Saracens outscored their hosts and outthought them, but the testosterone and adrenalin coursing through both sets of players proved an explosive mix. How the Saracens lock Kris Chesney managed to get away with a yellow card after a particularly unpleasant incident midway through the first half will remain a mystery.
When Worcester's full-back Nicolas le Roux was forced, headfirst, into a water butt which was on a table next to a metal railing, everyone in the vicinity feared the worst. The fact that Le Roux, a 28-year-old signed from the French club Brive, merely got a soaking for his troubles was by the by. The act by Chesney warranted a red card if only for the intent and the potential for serious injury. As it was he went to the sin-bin, along with his scrum-half Allan Dickens, who had tried to pick a fight with Andre van Niekirk.
The referee, David Pearson, did not cover himself with glory elsewhere, disallowing a Pat Sanderson try deep into added time in the second half (only Tony Windo's even later try kept the whistler out of the clutches of the lynch mob) and missing numerous other technical infringements.
Things settled down eventually, with Sanderson urging his Worcester side to ever greater deeds. He set up his fellow back-rower Drew Hickey for a try that closed the gap to two points early in the second half.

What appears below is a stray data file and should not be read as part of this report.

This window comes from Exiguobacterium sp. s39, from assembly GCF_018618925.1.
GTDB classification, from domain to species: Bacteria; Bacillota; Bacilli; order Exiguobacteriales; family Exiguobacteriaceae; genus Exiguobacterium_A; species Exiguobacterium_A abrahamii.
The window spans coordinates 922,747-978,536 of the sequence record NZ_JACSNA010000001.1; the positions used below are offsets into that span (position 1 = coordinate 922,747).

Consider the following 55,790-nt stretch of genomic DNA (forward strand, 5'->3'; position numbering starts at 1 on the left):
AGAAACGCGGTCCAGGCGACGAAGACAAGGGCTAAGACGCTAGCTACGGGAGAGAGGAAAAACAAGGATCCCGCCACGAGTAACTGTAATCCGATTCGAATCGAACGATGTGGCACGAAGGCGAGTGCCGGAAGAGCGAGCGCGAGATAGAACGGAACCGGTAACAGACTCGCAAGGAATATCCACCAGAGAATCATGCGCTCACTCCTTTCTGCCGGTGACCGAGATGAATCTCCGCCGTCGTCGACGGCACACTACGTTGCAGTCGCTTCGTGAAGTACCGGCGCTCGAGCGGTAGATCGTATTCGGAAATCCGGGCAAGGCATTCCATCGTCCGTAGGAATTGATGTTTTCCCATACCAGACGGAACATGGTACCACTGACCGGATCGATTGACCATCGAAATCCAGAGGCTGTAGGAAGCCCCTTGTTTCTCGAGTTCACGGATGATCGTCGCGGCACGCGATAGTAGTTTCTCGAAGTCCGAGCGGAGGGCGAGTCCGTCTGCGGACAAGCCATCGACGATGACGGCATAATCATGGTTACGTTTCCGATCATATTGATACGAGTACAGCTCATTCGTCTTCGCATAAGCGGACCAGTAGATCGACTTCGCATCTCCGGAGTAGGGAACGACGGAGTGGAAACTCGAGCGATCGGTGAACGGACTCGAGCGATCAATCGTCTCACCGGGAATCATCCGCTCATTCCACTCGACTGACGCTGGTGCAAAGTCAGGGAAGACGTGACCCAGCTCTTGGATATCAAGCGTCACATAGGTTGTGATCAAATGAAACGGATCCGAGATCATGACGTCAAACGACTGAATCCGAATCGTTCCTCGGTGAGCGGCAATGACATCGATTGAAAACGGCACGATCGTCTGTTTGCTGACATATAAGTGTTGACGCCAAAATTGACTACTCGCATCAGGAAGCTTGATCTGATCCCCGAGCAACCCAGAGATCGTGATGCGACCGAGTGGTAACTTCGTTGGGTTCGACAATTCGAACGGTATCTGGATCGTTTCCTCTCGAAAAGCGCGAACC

A raft of players hobbled off, among them all of Saracens' props at one time or another, until there were not enough to allow them to scrummage. For the last quarter the scrums were not contested. The visitors opted to put on as many running forwards as they could. Worcester brought on their heavyweights, arguing, quite rightly, that they still needed big men for the mauls.
It was through a maul in the dying minutes that they breached the Saracens defences for the final, telling time, driving off a scrum for Windo to barrel through for the all-important try, which Shane Drahm converted. Then it was a case of hanging on for another four minutes to record a second victory of the new campaign.
For large parts of the match it looked as if Saracens would prevail. Their pack was ever ready to interchange passes with their speedy backs, and the threequarters threatened to cut the Worcester defence to ribbons.
Their fourth try owed everything to the vision of another Frenchman on the field, Thomas Castaignède. He spotted the impressive Dan Scarbrough over on the exposed left and slung a perfect pass for the full-back to race in for his second try of the match.
Castaignède had opened the second half by collecting a scoring pass from the fly-half Glen Jackson. At that point Worcester were looking ragged, having conceded tries to Scarbrough and the electric Richard Haughton in the first half. All they had was a penalty try and the first of Drahm's two penalty kicks, but the fightback was yet to come.
Worcester: N le Roux; J Hylton, D Rasmussen, T Lombard (G Trueman, 71), B Hinshelwood; S Drahm, A Gomarsall (M Powell, 59); T Windo, A van Niekerk, C Horsman (T Tuamoepeau, 80), C Murphy, C Gillies, S Vaili, D Hickey, P Sanderson (capt).
Saracens: D Scarbrough; R Haughton, T Castaignède, K Sorrell, P Bailey; G Jackson, A Dickens (J Rauluni, 66); K Yates (T Randell, 59), S Byrne (M Cairns, 59), B Broster (N Lloyd, 52), K Chesney (S Raiwalui, 61), H Vyvyan (capt), A Sanderson, B Skirving, D Seymour.
Referee: D Pearson (Northumberland).
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